Overall, pets are a fun gift for humans but likely not for the animal. Rather than a living "gift," consider books or videos about potential pets, or pet supplies like toys. Should you decide that a pet is a good decision for the family before the holiday season, check with the local shelter to see if it will issue an "IOU". That way, the family can make the best decision about the breed, age and size of the pet during a less stressful and frantic time of year.
About American Humane
Founded in 1877, the American Humane Association is the only national organization dedicated to protecting both children and animals. Through a network of child and animal protection agencies and individuals, American Humane develops policies, legislation, curricula and training programs to protect children and animals from abuse, neglect and exploitation. The nonprofit membership organization, headquartered in Denver, raises awareness about The Link(R) between violence to people and violence to animals, as well as the benefits derived from the human-animal bond. American Humane's regional office in Los Angeles is the authority behind the "No Animals Were Harmed"(R) end-credit disclaimer on film and TV productions, and American Humane's office in Washington, D.C., is an advocate for child and animal protection at the federal and state levels. The American Humane Certified(TM) farm animal program is the nation's original independent certification and labeling program for humanely raised food. American Humane meets the strong, comprehensive standards of the Better Business Bureau's Wise Giving Alliance (does this need a trademark?), has been awarded the Independent Charities of America's "Best in America" Seal of Approval, and has met the stringent standards for financial efficiency and accountability required by the American Institute of Philanthropy to qualify as a Top-Rated Charity. Visit to learn more.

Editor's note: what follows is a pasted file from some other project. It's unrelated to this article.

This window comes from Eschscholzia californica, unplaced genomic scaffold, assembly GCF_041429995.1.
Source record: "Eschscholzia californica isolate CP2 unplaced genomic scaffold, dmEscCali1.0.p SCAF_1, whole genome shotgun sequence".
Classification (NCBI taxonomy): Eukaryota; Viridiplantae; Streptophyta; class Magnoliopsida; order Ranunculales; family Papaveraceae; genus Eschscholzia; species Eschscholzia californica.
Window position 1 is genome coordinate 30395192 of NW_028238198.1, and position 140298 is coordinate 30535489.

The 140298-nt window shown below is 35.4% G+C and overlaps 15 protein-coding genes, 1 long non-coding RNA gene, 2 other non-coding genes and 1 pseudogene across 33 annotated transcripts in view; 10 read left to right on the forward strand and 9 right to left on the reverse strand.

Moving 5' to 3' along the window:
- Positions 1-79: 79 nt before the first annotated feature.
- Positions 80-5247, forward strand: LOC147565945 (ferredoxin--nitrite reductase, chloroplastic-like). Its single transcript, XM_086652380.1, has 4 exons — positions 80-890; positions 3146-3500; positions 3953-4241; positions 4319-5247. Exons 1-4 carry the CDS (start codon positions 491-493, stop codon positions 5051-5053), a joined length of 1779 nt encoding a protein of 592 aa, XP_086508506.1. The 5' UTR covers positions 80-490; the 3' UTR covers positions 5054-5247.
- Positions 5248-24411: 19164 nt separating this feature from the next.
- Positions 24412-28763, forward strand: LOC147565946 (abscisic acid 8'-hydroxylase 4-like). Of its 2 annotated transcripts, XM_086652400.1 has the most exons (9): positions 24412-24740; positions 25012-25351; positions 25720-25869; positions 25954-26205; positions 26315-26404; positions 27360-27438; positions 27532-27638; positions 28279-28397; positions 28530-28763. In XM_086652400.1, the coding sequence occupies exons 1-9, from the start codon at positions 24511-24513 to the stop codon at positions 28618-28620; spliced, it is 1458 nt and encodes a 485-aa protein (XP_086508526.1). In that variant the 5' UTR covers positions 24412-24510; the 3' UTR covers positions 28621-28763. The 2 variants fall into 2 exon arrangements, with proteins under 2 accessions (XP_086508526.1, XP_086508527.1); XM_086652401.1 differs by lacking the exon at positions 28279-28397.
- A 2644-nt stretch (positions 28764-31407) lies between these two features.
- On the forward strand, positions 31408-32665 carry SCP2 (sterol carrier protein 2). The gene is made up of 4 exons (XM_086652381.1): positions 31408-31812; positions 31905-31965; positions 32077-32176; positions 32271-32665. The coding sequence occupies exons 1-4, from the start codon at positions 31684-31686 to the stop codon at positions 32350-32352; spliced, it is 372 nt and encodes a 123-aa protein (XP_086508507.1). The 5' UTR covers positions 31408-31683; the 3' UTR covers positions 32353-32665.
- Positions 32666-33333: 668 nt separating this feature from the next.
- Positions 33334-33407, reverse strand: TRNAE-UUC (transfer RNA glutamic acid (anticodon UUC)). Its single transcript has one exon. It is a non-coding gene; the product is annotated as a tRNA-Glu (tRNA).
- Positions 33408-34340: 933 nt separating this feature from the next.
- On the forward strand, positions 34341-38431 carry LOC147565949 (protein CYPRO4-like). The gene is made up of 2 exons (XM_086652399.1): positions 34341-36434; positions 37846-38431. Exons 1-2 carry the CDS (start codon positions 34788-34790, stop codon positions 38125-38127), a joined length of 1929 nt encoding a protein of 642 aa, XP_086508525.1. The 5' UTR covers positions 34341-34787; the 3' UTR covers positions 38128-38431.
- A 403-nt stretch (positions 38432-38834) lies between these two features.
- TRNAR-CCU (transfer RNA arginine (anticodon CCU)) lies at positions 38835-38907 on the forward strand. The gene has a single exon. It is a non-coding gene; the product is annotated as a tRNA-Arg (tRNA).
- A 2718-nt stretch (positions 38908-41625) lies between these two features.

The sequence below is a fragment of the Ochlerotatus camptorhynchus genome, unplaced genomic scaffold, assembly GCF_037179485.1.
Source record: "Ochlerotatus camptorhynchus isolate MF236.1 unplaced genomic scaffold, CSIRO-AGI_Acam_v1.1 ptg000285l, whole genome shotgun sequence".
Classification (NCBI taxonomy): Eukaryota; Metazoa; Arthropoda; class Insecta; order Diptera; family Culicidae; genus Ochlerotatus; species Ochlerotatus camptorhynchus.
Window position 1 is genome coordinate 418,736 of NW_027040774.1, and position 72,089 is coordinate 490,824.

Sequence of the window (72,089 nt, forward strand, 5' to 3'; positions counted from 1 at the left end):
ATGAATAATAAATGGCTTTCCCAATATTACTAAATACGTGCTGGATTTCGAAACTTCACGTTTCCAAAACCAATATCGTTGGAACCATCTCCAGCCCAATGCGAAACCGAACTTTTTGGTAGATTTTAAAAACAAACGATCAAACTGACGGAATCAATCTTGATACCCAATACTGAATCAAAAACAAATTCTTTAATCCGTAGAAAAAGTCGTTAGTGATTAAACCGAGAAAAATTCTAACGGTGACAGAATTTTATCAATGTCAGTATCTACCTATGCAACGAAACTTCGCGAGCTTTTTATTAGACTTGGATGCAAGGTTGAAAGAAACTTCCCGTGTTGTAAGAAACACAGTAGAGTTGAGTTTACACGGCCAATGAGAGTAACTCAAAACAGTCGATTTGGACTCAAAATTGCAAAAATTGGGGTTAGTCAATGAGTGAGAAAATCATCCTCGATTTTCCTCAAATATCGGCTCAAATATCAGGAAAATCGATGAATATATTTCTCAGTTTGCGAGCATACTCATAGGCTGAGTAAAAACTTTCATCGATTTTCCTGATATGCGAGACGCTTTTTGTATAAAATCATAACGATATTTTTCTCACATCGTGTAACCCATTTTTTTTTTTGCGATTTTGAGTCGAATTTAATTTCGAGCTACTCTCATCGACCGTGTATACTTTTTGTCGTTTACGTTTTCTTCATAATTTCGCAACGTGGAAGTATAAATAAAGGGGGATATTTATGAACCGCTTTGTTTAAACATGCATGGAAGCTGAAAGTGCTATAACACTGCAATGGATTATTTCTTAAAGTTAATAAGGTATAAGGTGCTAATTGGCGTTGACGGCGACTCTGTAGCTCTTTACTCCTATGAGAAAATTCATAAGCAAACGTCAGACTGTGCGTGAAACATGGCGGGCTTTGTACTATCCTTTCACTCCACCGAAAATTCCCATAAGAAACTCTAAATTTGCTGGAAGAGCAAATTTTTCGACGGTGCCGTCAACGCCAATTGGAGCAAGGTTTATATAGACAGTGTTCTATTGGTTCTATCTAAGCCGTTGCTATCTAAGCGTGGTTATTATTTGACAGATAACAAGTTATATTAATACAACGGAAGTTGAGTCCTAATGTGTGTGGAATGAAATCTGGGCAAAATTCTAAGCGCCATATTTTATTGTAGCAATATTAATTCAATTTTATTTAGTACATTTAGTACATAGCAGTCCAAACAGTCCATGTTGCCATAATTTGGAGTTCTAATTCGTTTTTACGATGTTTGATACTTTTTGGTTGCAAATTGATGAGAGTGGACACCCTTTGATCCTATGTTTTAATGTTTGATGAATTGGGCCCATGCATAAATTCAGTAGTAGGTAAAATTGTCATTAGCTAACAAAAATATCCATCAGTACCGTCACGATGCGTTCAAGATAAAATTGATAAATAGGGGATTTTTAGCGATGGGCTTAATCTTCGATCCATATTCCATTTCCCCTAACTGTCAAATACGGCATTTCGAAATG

Mandy Melby
Carmichael Lynch Spong
(720) 946-6326

Kelley Weir
American Humane Association
(303) 925-9418

Adopting Needy Neighbor's Pet Could Pay Big 'Dividends'